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Is peer pressure going to lead to teen crime?

Parents who get a call saying that their child has gotten arrested often express shock and surprise. For an outsider, it's easy enough to wonder how the parents possibly could have been in the dark regarding this behavior or these tendencies. For parents, though, the reality is that outside pressure can massively influence the way teens act, and they really may not see this in their daily life. It can happen at school, at work, during after-school activities or when children go out in the community with their friends.

Peer pressure can and does lead to criminal action. Teens desperately want to fit in. They want to impress their peers. They want to prove themselves. When others pressure them to do illegal activities -- shoplifting, theft, using illegal drugs, etc. -- they often do things they never would have done on their own.

Brain development

Parents may say that they feel like the teenager who committed the crime doesn't sound like the teen that they know so well. And that may really be the case. In one study, carried out at Temple University, researchers determined that brain development could change because of peer pressure. The areas of the brain that center on rewards and risks change when teens face outside pressure. In short, they may actually be more prone to criminal activity and other dangerous decisions with friends as opposed to with their parents or when they are by themselves.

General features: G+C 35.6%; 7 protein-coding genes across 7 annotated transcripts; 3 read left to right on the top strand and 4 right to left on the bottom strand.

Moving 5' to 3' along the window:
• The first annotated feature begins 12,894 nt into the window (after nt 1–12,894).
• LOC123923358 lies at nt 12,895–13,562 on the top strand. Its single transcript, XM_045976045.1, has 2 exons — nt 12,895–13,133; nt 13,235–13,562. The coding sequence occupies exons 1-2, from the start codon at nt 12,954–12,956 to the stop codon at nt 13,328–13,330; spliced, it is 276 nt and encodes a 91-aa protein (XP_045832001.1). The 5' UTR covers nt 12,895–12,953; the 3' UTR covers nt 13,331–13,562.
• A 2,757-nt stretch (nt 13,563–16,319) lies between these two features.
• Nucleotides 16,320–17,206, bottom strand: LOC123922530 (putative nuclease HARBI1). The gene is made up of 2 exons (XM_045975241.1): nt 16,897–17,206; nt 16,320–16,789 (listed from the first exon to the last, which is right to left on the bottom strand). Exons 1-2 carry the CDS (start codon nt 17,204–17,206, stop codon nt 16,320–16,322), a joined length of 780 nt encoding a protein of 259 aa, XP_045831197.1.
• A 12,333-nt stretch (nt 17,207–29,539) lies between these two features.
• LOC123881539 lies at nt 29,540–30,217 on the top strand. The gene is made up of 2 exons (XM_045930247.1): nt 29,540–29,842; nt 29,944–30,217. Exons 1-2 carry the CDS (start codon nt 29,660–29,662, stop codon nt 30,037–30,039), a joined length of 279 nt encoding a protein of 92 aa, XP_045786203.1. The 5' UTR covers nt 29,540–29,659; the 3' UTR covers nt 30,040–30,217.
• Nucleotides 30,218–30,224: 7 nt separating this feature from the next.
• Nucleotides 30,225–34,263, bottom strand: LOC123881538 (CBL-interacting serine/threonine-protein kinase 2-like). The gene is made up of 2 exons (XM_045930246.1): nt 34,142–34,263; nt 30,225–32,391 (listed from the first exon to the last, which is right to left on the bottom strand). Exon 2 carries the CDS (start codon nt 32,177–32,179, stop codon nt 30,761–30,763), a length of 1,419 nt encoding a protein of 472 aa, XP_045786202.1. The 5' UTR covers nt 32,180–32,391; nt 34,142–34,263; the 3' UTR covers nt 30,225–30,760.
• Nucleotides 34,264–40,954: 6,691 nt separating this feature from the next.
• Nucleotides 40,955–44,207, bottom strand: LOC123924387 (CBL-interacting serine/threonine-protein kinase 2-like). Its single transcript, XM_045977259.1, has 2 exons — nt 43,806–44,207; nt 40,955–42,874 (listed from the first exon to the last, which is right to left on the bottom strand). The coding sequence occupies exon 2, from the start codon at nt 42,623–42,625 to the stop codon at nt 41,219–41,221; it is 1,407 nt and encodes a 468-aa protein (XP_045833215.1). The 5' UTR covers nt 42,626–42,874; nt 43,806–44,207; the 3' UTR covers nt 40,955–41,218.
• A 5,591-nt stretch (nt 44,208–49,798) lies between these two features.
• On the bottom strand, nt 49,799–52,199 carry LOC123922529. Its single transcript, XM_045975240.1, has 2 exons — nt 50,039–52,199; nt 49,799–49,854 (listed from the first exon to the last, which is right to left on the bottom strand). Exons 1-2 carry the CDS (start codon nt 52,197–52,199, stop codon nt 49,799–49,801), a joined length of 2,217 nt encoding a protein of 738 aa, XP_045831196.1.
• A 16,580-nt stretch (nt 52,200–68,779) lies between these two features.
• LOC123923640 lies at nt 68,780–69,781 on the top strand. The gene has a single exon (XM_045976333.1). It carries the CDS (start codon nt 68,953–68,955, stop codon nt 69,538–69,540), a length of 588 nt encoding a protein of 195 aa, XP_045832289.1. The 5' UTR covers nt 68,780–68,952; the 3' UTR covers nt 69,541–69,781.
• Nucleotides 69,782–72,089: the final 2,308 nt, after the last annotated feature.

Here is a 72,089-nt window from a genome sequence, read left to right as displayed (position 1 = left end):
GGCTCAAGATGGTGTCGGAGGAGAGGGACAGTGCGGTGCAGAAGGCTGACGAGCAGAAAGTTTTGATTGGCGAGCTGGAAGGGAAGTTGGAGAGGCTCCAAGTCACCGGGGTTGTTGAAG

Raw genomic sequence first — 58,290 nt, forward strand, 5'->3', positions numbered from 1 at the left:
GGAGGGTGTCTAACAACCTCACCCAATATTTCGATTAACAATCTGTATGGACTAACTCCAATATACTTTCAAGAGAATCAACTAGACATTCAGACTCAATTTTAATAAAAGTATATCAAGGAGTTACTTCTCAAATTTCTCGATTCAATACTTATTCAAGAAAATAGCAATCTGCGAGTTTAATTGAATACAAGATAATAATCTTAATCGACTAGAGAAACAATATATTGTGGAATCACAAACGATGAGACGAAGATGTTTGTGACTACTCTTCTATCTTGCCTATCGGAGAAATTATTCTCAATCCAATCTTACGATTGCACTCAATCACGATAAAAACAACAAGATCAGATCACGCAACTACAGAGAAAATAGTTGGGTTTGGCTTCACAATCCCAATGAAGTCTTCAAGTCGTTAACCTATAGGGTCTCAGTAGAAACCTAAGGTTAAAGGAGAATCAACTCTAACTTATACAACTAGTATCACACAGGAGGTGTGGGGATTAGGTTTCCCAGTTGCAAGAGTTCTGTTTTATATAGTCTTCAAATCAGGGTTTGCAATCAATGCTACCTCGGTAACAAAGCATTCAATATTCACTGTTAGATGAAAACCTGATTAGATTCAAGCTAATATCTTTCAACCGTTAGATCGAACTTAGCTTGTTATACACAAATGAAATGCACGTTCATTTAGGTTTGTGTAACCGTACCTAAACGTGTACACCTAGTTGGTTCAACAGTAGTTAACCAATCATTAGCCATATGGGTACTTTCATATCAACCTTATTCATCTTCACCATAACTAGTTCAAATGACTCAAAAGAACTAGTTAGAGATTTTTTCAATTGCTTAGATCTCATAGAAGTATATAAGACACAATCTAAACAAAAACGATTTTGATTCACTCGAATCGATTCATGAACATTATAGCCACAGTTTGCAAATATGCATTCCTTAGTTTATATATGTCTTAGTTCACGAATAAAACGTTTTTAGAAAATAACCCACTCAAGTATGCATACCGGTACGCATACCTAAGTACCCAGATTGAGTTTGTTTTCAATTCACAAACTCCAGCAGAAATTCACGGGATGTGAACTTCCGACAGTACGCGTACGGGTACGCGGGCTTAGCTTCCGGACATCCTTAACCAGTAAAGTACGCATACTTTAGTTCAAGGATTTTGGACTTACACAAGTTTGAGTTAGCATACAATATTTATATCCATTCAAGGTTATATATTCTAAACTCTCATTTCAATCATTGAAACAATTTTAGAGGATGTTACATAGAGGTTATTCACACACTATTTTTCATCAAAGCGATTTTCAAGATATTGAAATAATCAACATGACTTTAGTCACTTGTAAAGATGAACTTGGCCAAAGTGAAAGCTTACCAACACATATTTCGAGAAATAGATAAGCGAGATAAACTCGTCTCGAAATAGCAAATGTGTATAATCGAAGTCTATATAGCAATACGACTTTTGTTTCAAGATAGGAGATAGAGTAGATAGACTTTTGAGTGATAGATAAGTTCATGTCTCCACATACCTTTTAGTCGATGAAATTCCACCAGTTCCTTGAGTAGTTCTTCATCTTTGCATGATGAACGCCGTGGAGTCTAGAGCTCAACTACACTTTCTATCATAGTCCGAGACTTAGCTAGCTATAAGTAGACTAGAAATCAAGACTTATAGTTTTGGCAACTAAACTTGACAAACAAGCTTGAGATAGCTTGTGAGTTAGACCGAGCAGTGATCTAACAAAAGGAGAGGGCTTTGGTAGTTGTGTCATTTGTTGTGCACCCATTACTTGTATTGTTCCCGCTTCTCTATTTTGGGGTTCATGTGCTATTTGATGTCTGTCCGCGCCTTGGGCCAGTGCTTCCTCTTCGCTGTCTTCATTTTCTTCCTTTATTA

Implicit and explicit

Another thing to consider is that both implicit peer pressure and explicit peer pressure could play a role. One comes directly from outside sources -- friends and schoolmates -- while the other comes from the child's own internalized view of the world.

One common way to explain it is to consider a child whose parents choose their clothes, leading them to dress differently than the other students at school. If the child sees that they look different and feels like they stand out, they may ask their parents for new clothes as a result of this internalized, implicit peer pressure. If other students actively make fun of the student for what they wear, they may come to the same result -- asking for new clothes -- because of explicit pressure.

The same is true for criminal behavior. If a teenager spends time around other children who drink or use illegal drugs, for instance, he or she may start using as well. This could happen because the teen sees this behavior and decides they want to look like their friends or it could happen because their friends actively tell them to join in and ridicule them for refraining.

Criminal defense options

When these types of pressure lead to questionable choices, they can impact the rest of a child's life. That's why it's so important for the child and his or her parents to know what legal defense options they have in Texas.

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